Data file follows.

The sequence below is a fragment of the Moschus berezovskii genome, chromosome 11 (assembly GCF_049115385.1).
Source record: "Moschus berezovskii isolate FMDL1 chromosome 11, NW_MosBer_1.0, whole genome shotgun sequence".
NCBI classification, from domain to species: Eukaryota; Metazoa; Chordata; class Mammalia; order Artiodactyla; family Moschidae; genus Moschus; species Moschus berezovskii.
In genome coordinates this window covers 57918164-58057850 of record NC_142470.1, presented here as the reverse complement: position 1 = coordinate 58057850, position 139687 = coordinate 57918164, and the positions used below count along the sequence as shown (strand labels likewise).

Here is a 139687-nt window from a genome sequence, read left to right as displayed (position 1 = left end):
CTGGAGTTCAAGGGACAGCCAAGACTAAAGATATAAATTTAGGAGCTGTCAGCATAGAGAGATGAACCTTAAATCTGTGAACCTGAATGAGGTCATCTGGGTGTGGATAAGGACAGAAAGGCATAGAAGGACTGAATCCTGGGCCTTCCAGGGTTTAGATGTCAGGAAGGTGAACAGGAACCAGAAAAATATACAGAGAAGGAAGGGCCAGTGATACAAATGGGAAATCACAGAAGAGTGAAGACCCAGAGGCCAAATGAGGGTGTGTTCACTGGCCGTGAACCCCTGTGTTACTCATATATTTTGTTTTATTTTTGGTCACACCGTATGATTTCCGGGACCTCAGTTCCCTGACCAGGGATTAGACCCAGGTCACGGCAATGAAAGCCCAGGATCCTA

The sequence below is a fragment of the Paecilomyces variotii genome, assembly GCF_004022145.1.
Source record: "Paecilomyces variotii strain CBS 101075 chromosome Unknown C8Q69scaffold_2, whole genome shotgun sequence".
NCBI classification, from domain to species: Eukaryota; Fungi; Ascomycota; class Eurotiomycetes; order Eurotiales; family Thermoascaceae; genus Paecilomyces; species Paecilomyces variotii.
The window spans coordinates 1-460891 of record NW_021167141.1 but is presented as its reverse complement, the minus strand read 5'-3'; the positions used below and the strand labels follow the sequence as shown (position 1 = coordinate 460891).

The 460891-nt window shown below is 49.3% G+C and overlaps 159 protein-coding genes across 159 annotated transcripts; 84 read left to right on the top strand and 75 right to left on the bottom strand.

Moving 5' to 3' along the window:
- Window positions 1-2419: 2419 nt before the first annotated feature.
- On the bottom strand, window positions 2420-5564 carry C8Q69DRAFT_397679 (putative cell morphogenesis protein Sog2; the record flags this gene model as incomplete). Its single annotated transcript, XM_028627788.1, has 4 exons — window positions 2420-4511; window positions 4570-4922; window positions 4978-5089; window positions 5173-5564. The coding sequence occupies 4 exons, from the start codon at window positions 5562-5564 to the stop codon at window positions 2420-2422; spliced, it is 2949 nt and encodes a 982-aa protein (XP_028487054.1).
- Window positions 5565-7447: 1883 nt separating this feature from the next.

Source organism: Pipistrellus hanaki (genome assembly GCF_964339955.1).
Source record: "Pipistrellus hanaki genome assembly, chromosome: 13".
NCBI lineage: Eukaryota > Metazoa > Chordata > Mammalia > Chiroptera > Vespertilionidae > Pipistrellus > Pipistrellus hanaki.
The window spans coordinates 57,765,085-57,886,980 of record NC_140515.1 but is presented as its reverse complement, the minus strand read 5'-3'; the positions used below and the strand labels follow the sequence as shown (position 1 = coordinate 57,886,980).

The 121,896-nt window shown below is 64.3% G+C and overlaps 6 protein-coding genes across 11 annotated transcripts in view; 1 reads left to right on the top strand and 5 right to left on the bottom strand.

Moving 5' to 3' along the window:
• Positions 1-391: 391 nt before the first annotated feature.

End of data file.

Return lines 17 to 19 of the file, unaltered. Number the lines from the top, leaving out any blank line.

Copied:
Source record: "Pipistrellus hanaki genome assembly, chromosome: 13".
NCBI lineage: Eukaryota > Metazoa > Chordata > Mammalia > Chiroptera > Vespertilionidae > Pipistrellus > Pipistrellus hanaki.
The window spans coordinates 57,765,085-57,886,980 of record NC_140515.1 but is presented as its reverse complement, the minus strand read 5'-3'; the positions used below and the strand labels follow the sequence as shown (position 1 = coordinate 57,886,980).